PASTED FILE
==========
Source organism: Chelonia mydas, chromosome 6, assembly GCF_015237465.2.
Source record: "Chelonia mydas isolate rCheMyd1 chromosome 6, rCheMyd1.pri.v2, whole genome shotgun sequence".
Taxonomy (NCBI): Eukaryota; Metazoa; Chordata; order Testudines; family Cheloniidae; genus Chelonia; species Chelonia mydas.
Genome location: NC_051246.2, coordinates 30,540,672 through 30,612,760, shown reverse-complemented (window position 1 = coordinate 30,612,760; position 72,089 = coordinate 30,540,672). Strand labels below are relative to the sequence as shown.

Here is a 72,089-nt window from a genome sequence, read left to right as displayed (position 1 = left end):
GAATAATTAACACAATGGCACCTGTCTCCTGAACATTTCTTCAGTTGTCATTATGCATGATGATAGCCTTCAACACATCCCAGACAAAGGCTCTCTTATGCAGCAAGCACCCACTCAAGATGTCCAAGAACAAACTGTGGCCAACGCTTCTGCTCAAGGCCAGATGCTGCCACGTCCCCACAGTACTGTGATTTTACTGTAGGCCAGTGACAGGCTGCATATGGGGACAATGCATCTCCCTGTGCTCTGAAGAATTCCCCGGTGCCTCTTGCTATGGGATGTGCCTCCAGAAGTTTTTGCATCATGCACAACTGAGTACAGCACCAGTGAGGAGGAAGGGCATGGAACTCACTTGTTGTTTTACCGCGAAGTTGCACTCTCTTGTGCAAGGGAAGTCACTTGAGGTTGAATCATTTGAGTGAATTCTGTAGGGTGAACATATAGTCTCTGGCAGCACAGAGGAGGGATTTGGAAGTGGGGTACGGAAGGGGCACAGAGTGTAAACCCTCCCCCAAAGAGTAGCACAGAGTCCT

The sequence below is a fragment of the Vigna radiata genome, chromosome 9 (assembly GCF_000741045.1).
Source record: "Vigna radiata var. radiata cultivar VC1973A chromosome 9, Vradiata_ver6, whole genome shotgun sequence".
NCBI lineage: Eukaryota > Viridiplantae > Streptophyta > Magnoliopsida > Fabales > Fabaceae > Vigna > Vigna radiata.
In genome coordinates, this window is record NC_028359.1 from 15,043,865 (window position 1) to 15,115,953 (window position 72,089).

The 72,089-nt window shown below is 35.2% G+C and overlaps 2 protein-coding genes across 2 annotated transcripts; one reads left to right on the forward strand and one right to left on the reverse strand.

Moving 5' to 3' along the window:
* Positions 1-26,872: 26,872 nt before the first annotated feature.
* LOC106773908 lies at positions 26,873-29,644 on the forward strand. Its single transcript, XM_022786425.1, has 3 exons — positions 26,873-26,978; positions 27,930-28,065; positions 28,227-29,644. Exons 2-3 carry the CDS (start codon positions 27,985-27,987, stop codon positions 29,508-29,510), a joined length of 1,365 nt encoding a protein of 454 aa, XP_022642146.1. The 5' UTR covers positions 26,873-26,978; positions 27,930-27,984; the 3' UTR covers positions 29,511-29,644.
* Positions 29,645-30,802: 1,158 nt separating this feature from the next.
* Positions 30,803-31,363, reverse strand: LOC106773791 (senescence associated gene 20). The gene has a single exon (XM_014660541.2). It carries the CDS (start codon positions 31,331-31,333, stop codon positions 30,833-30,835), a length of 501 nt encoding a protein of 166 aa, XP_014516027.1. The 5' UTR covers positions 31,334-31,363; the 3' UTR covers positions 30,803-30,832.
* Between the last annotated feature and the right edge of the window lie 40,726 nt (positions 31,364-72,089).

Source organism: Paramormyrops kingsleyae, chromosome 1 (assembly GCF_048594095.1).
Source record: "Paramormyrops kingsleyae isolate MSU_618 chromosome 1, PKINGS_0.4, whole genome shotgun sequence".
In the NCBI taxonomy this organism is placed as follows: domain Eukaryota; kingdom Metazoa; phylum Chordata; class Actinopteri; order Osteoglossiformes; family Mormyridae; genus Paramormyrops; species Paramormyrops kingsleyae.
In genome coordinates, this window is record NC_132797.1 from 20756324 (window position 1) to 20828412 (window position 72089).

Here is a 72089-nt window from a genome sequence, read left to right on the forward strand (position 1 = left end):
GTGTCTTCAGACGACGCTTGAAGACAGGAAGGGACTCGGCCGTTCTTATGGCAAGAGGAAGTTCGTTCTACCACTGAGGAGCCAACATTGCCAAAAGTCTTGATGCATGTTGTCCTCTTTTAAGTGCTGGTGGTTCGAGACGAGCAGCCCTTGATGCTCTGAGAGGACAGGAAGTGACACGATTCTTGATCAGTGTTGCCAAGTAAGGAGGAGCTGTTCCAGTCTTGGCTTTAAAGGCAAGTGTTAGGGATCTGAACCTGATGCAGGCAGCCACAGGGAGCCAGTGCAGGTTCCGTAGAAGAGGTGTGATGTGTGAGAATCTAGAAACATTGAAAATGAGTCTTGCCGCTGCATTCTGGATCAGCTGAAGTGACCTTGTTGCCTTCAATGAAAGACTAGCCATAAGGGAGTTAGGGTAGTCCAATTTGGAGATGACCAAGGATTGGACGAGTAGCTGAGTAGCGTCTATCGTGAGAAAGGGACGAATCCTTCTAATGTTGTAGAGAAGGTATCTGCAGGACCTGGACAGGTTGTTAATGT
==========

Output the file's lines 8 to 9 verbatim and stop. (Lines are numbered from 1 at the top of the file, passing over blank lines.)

Source record: "Vigna radiata var. radiata cultivar VC1973A chromosome 9, Vradiata_ver6, whole genome shotgun sequence".
NCBI lineage: Eukaryota > Viridiplantae > Streptophyta > Magnoliopsida > Fabales > Fabaceae > Vigna > Vigna radiata.